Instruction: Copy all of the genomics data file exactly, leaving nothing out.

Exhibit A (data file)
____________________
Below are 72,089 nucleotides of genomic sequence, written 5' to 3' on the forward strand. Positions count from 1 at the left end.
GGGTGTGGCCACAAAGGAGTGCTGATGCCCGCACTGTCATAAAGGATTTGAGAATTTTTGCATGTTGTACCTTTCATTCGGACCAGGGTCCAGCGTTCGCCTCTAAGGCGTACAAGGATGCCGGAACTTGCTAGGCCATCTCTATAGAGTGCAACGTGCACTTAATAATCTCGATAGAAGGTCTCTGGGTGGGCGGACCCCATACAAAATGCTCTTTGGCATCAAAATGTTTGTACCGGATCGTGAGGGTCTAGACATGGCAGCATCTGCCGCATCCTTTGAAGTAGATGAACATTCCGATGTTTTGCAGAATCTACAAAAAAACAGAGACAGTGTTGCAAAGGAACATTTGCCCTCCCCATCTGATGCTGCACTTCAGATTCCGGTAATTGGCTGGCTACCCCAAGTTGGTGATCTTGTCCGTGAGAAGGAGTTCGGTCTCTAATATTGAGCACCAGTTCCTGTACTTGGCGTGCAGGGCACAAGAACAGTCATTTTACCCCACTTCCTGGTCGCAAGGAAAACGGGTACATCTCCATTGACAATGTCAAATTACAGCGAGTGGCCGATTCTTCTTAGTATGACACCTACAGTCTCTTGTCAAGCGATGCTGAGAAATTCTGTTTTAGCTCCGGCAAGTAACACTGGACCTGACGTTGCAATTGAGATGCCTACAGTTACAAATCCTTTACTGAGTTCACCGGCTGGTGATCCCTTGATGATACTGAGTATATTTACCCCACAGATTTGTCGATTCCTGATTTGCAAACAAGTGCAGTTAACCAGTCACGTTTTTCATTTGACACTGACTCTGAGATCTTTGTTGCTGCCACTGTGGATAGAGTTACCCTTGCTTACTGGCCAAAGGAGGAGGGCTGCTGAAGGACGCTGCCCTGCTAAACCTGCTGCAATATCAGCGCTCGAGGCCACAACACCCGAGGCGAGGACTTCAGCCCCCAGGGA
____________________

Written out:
Below are 72,089 nucleotides of genomic sequence, written 5' to 3' on the forward strand. Positions count from 1 at the left end.
GGGTGTGGCCACAAAGGAGTGCTGATGCCCGCACTGTCATAAAGGATTTGAGAATTTTTGCATGTTGTACCTTTCATTCGGACCAGGGTCCAGCGTTCGCCTCTAAGGCGTACAAGGATGCCGGAACTTGCTAGGCCATCTCTATAGAGTGCAACGTGCACTTAATAATCTCGATAGAAGGTCTCTGGGTGGGCGGACCCCATACAAAATGCTCTTTGGCATCAAAATGTTTGTACCGGATCGTGAGGGTCTAGACATGGCAGCATCTGCCGCATCCTTTGAAGTAGATGAACATTCCGATGTTTTGCAGAATCTACAAAAAAACAGAGACAGTGTTGCAAAGGAACATTTGCCCTCCCCATCTGATGCTGCACTTCAGATTCCGGTAATTGGCTGGCTACCCCAAGTTGGTGATCTTGTCCGTGAGAAGGAGTTCGGTCTCTAATATTGAGCACCAGTTCCTGTACTTGGCGTGCAGGGCACAAGAACAGTCATTTTACCCCACTTCCTGGTCGCAAGGAAAACGGGTACATCTCCATTGACAATGTCAAATTACAGCGAGTGGCCGATTCTTCTTAGTATGACACCTACAGTCTCTTGTCAAGCGATGCTGAGAAATTCTGTTTTAGCTCCGGCAAGTAACACTGGACCTGACGTTGCAATTGAGATGCCTACAGTTACAAATCCTTTACTGAGTTCACCGGCTGGTGATCCCTTGATGATACTGAGTATATTTACCCCACAGATTTGTCGATTCCTGATTTGCAAACAAGTGCAGTTAACCAGTCACGTTTTTCATTTGACACTGACTCTGAGATCTTTGTTGCTGCCACTGTGGATAGAGTTACCCTTGCTTACTGGCCAAAGGAGGAGGGCTGCTGAAGGACGCTGCCCTGCTAAACCTGCTGCAATATCAGCGCTCGAGGCCACAACACCCGAGGCGAGGACTTCAGCCCCCAGGGA